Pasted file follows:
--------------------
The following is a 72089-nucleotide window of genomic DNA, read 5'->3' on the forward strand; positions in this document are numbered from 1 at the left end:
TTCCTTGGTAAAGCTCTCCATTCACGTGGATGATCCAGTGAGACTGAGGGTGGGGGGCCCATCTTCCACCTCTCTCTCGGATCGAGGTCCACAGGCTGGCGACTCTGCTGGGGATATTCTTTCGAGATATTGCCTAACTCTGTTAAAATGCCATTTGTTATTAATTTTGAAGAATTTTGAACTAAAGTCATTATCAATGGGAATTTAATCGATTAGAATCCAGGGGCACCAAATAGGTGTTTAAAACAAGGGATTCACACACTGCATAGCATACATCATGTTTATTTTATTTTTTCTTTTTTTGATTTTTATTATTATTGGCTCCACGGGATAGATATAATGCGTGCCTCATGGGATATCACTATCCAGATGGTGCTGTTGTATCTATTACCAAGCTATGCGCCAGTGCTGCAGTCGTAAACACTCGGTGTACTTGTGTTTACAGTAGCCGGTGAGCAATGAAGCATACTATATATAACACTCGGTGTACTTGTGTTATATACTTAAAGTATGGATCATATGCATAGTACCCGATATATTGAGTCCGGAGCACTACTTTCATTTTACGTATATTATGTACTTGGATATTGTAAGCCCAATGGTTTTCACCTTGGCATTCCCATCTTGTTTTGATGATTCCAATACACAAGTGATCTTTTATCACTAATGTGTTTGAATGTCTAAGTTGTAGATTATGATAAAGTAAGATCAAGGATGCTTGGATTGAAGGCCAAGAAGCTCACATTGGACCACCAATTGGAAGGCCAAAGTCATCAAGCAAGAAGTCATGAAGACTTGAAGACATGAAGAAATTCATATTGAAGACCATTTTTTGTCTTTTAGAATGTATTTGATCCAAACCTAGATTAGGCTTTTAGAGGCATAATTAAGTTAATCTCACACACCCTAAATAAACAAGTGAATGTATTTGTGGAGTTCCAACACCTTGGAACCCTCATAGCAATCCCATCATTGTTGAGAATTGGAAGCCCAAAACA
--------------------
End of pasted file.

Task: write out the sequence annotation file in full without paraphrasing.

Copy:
The following is a 72089-nucleotide window of genomic DNA, read 5'->3' on the forward strand; positions in this document are numbered from 1 at the left end:
TTCCTTGGTAAAGCTCTCCATTCACGTGGATGATCCAGTGAGACTGAGGGTGGGGGGCCCATCTTCCACCTCTCTCTCGGATCGAGGTCCACAGGCTGGCGACTCTGCTGGGGATATTCTTTCGAGATATTGCCTAACTCTGTTAAAATGCCATTTGTTATTAATTTTGAAGAATTTTGAACTAAAGTCATTATCAATGGGAATTTAATCGATTAGAATCCAGGGGCACCAAATAGGTGTTTAAAACAAGGGATTCACACACTGCATAGCATACATCATGTTTATTTTATTTTTTCTTTTTTTGATTTTTATTATTATTGGCTCCACGGGATAGATATAATGCGTGCCTCATGGGATATCACTATCCAGATGGTGCTGTTGTATCTATTACCAAGCTATGCGCCAGTGCTGCAGTCGTAAACACTCGGTGTACTTGTGTTTACAGTAGCCGGTGAGCAATGAAGCATACTATATATAACACTCGGTGTACTTGTGTTATATACTTAAAGTATGGATCATATGCATAGTACCCGATATATTGAGTCCGGAGCACTACTTTCATTTTACGTATATTATGTACTTGGATATTGTAAGCCCAATGGTTTTCACCTTGGCATTCCCATCTTGTTTTGATGATTCCAATACACAAGTGATCTTTTATCACTAATGTGTTTGAATGTCTAAGTTGTAGATTATGATAAAGTAAGATCAAGGATGCTTGGATTGAAGGCCAAGAAGCTCACATTGGACCACCAATTGGAAGGCCAAAGTCATCAAGCAAGAAGTCATGAAGACTTGAAGACATGAAGAAATTCATATTGAAGACCATTTTTTGTCTTTTAGAATGTATTTGATCCAAACCTAGATTAGGCTTTTAGAGGCATAATTAAGTTAATCTCACACACCCTAAATAAACAAGTGAATGTATTTGTGGAGTTCCAACACCTTGGAACCCTCATAGCAATCCCATCATTGTTGAGAATTGGAAGCCCAAAACA